JockeysRidge“Always changing, always beautiful.” That’s a motto the Friends of Jockey’s Ridge invoke when describing this unusual State Park, located in Nags Head on North Carolina’s Outer Banks. “The Ridge,” as some of the locals call it, is the tallest natural sand dune in the Eastern United States, according to Jockey’s Ridge State Park officials. But with so many of the family activities in the Outer Banks revolving around water, it’s worth noting that these special dunes are worth a trip in their own right.
That’s Hot

SandTreckIn part, a scene from “Lawrence of Arabia” part “Ishtar”, you’ll arrive to be greeted by a sign announcing the dune area surrounded by hundreds of shoes littered about. The park staff suggests visitors wear shoes on the dunes, but depending on the time of day you’re there, I’d recommend going “au naturel” in the footwear department. That said, this trek is not for the faint of heart during the mid-day heat. Rather, you may want to plan for a day when you’ll have an early dinner, then arrive at the park an hour or so before sunset and consider using this hike as an outstanding evening constitutional. The sand temperatures on this dune in the summer can range anywhere from 10-35 degrees hotter than the air temperature, according to park rangers. So consider this, if it’s 95 degrees outside, that’s some potentially hot sand you’d be walking on!

If you do choose to go earlier in the day, be sure to bring ample water, sunscreen and sunglasses-it gets bright on the sand. And if it’s the height of the summer season, prepare to deal with some heat. There’s a water fountain at the base of the climb and one more along the way, but nothing once you get closer to the top.

Choose Your Trail

SandrunThere are several trails leading up to the ridge. Whether taking The Tracks in the Sand Trail or the Soundside Natural Trail, both will afford you the chance to see a range of nature—and depending on what you chose you may see grassy dunes, wetlands, and some of the wildlife living in the varied ecosystems. You may even get lucky and discover a fulgurite—a hollow tube formed when lighting strikes the sand. If you DO discover one—be sure to bring it to the attention of a park ranger, but if you discover it’s beginning to lightning-be sure to leave the dunes right away!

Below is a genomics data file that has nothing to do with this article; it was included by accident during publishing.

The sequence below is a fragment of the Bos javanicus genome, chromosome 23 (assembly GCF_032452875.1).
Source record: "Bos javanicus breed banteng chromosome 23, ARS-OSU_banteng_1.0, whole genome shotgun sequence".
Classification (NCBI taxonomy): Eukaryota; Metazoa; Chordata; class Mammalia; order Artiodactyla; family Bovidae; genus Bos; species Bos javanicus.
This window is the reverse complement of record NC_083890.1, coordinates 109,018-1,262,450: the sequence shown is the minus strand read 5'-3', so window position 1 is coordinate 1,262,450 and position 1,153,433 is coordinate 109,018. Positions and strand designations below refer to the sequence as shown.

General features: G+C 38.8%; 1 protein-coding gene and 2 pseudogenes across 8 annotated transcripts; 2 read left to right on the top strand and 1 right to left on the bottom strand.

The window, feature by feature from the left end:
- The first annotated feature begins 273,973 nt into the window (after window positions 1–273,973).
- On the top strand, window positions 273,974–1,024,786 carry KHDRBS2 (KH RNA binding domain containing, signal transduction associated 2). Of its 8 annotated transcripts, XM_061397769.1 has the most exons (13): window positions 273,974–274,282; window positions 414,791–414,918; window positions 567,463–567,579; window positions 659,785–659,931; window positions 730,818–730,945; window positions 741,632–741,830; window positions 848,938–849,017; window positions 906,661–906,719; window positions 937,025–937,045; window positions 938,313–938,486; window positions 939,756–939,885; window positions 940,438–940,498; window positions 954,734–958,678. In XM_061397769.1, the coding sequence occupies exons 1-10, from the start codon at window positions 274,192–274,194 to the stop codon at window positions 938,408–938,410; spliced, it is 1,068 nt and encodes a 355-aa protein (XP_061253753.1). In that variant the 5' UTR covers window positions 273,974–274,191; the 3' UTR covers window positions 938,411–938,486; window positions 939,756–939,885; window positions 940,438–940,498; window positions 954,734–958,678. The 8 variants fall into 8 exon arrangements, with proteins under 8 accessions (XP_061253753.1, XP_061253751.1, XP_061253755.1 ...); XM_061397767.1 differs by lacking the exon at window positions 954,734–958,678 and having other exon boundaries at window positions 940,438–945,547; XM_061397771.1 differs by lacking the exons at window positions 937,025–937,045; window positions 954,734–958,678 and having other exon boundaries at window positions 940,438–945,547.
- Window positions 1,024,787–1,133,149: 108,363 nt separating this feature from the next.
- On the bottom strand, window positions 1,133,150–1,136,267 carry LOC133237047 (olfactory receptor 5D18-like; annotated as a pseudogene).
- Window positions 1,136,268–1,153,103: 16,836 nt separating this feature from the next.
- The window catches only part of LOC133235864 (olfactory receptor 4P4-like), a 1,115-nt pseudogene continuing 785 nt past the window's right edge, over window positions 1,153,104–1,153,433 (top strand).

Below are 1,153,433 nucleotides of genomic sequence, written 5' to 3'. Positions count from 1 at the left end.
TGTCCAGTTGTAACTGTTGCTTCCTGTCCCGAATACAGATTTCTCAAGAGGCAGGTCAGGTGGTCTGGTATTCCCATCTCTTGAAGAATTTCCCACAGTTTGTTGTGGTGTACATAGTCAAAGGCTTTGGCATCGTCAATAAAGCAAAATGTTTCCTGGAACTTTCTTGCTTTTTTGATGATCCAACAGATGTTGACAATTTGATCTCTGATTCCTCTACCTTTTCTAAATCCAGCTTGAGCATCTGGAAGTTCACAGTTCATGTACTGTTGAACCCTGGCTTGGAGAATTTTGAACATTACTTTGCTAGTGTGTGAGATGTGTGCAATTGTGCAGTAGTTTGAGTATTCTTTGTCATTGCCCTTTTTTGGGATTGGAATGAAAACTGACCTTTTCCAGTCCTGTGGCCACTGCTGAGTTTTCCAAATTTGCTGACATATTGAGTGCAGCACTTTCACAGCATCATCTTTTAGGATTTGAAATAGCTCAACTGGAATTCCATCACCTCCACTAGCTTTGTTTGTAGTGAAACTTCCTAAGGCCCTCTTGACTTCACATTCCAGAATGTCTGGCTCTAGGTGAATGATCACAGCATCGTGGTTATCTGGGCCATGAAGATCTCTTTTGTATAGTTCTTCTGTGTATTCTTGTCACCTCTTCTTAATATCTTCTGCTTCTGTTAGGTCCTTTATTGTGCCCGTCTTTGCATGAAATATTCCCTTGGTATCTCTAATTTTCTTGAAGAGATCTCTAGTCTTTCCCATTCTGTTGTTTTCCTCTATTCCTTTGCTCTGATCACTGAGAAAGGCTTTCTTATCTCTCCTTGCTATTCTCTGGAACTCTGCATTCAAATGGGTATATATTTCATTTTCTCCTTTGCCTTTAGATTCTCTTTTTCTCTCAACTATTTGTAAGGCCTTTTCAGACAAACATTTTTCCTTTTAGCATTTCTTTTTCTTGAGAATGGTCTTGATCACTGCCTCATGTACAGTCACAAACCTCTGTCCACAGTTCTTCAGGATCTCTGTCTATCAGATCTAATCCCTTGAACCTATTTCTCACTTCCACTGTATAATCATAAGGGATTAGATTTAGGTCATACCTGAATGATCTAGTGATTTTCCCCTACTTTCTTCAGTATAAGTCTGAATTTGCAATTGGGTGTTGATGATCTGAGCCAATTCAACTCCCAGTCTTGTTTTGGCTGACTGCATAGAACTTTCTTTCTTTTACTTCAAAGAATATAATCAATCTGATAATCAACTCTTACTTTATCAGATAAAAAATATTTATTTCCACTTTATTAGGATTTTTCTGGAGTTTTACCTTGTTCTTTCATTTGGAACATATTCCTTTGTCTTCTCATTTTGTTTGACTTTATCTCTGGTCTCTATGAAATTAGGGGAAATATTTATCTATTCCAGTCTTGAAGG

Your journey upward will take you through the brush, on to areas where hills of sand will surround you. As you continue walking, it can be hard to keep the kids from wanting to race up ahead and then run full-speed straight down. Not only will the kids want to potentially run, they may also want to roll, slide, or “sand surf.” Sandboarding is permitted, but keep in mind, depending on the type of board and time of year, you may need a permit. But a piece of cardboard will potentially work as well!

Wind Works for You

The wind on these dunes also makes it ideal for other pastimes that families will love—from kite flying to hang gliding. Kitty Hawk Kites gives hang gliding lessons to beginners on the dunes. The company has been working in conjunction with the State Park Service to provide these lessons (yes, kids can take them too) for more than 25 years. They say, “the dunes provide, plenty of height for beginners, and are soft for landing.” However, if the wind is blowing heavily, be prepared to be pelted with some sand. (Ok, if you’re taking young kids with you, you may want to be prepared for that regardless.)

SandplayTo the Top

Once you’ve made it to the top, just take it all in. The pristine skyline, the sand dunes, the sunset. Watch as the sun sinks along the horizon leaving a trail of colors. Watch your kids have a blast. Faucets and showers at the bottom will allow you to wash the sand from your feet. And, if you’re unable to make the hike due to physical limitations, special arrangements can be made with the park service to take you to the top in an electric golf cart. (Call in advance for this service.)

You’ll have a chance to share your experiences with folks making their mass exodus down the trails back to the bottom. There’s something about climbing Jockey’s Ridge that brings out a mutual friendliness in everyone.